I have a couple of issues with the article “There's A Lot On The Line” in October BEEF ( page 14).
A major flaw by writer Doug McInnis is his claim that the only way to increase federal revenues is to increase taxes. There is another time proven and very effective way to increase federal or state revenues — cutting taxes.
The Reagan tax cuts in the early 1980s doubled federal revenues. The Johnson tax cut in the early 1960s also increased revenues. The Judy Martz tax cuts here in Montana have also allowed for an upcoming surplus. I believe the article really shorted the readers by not mentioning the power of tax cuts to increase federal revenues.
McInnis also writes that President Bush wants to limit discretionary spending. Well, he has. There's been only a 1% increase in each of the last three years.
There's been a lack of federal revenue for several reasons. The recession handed off by President Clinton — due to the dot.com bubble burst and the largest tax increase in American history in 1993 — was put into overdrive by 9/11. In addition, unprecedented energy prices in this country due to our lack of refining capability kept the economy stalled.
However, the Bush tax cuts have given this economy and citizens room to spend, invest and maneuver our way out of the recession and begin moving toward greener pastures.
Sneaky words from Ranger Rick
My children received a gift subscription to Ranger Rick magazine, a publication of the National Wildlife Federation (NWF). In the September issue a “reader” asked: “Is there anything I can do to help the environment?” Ranger Rick gave four tips and then referred readers to a Web link for further info. Here are the two top tips:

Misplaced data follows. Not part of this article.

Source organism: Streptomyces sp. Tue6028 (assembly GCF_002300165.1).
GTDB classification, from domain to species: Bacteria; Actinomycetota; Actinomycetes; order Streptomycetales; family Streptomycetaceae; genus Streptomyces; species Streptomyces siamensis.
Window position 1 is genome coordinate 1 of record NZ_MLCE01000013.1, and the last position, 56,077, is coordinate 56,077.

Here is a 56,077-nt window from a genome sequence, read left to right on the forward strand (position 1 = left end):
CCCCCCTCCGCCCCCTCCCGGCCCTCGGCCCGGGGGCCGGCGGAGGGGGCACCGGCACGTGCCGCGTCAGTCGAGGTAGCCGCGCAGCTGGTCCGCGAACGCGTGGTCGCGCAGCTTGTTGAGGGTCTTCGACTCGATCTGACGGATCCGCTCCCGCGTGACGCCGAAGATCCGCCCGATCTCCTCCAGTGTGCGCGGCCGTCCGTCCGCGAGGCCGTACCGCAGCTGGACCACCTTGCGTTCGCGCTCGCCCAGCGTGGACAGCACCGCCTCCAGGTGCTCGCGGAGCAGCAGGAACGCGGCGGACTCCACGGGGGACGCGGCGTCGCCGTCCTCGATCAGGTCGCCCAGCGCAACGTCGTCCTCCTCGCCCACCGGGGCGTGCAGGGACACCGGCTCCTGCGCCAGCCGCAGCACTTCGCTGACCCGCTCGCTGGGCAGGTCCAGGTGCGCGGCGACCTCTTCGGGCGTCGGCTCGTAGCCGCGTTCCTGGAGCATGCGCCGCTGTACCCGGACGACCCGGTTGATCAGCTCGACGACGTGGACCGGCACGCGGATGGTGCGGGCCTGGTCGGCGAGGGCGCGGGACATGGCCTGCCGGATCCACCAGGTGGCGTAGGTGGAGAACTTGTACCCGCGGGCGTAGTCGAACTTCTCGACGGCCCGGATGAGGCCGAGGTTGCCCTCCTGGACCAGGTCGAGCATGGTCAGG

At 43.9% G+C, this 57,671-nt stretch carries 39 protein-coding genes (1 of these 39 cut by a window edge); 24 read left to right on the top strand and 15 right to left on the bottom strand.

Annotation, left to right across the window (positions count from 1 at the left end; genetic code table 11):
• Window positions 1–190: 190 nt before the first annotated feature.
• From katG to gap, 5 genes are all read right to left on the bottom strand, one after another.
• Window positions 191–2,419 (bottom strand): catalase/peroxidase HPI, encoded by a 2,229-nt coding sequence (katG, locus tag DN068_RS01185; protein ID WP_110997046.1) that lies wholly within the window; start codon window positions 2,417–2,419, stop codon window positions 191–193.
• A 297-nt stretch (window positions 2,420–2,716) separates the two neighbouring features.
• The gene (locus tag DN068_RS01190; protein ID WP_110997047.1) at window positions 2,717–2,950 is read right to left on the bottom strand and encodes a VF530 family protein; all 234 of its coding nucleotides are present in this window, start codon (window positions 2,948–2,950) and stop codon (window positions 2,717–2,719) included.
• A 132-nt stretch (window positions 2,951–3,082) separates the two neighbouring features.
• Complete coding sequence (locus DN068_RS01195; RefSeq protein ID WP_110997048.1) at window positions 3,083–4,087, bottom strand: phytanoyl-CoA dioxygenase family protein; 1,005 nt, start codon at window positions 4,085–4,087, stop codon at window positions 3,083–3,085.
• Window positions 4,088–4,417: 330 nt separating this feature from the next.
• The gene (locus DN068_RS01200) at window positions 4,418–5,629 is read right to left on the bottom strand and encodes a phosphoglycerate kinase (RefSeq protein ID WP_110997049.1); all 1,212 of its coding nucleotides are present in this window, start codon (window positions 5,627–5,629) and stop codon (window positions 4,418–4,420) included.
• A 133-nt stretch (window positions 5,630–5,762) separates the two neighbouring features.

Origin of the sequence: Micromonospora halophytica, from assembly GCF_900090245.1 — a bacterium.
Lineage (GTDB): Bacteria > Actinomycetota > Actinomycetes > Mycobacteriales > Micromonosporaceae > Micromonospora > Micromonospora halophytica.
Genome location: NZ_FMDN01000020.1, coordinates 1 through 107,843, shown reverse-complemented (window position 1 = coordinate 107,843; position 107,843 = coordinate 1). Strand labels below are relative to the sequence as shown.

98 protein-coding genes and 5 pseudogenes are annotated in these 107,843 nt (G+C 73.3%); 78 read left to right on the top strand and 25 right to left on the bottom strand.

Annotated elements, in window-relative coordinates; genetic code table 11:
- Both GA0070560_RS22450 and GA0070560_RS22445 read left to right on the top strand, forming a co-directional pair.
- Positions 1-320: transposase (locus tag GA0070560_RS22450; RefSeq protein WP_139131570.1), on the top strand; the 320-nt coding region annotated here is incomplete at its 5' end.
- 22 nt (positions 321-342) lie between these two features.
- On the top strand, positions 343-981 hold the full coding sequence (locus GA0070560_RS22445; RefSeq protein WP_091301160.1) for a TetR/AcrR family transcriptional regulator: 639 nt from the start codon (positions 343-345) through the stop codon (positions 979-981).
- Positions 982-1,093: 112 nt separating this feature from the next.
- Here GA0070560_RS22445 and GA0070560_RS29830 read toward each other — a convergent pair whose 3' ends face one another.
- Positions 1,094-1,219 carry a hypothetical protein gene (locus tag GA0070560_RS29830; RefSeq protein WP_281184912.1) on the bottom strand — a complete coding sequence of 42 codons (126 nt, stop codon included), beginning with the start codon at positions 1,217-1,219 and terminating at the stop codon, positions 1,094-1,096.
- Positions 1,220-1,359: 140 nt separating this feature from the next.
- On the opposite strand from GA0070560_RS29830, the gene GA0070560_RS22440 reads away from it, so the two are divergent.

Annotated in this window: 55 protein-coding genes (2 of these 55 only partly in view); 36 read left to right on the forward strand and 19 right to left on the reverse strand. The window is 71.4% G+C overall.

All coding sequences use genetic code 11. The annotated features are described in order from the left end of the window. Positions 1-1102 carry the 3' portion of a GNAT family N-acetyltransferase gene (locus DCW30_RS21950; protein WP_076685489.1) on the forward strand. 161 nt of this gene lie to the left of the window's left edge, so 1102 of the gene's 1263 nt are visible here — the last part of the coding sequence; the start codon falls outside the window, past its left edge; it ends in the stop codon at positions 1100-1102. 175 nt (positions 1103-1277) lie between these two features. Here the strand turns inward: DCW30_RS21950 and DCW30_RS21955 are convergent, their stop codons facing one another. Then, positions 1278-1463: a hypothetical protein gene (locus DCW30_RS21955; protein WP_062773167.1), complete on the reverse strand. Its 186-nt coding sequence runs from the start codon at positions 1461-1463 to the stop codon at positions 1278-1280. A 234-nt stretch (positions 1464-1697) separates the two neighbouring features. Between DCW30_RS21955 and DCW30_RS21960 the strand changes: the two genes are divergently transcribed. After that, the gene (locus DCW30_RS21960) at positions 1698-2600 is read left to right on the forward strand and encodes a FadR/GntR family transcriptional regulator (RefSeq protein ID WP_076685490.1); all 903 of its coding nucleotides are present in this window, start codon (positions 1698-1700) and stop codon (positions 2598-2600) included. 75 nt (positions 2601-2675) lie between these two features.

Eat less meat. (Raising animals for food uses lots of energy and water and can cause awful pollution.)
Eat more organic food. (Organic farmers don't use chemicals that harm the environment or people's health.)
Maybe it sounds silly to get up in arms over a typical comment from NWF in a children's magazine. But I think most of the Ranger Rick readership is just animal-loving kids, not diehard tree huggers. I would guess few parents know what their kids are reading; it's not all cute and furry.
Unidentified cowboy has a name
I opened your September issue, looked on page 74 (“40 Years Of Cattle Marketing”) and was pleasantly surprised to see my husband, Vern Schiller, pictured. He was the young, unknown cowboy who brought in the calf and held it during the historic opening of futures trading in live beef cattle at the Chicago Mercantile Exchange, Nov. 30, 1964. At the time, he was the manager for Col. Herman Lacy, owner of Shamrock Farms, McHenry, IL.
Today, a few cattlemen might recognize him. He's been featured in numerous industry magazines. Among his honors, he received the National Cattlemen's Association's first National Feedlot Quality Award (farmer-feeder division).
Vern is retired but still maintains 30 Angus brood cows, two bulls and his cattle dog, Corky. He continues to work on behalf of the industry volunteering, cooking and promoting beef at fundraisers for cancer drives, kids functions, town activities and state and local fairs.
The next time I open a magazine and see that infamous 40-year-old picture, I hope to see that the young cowboy has a name!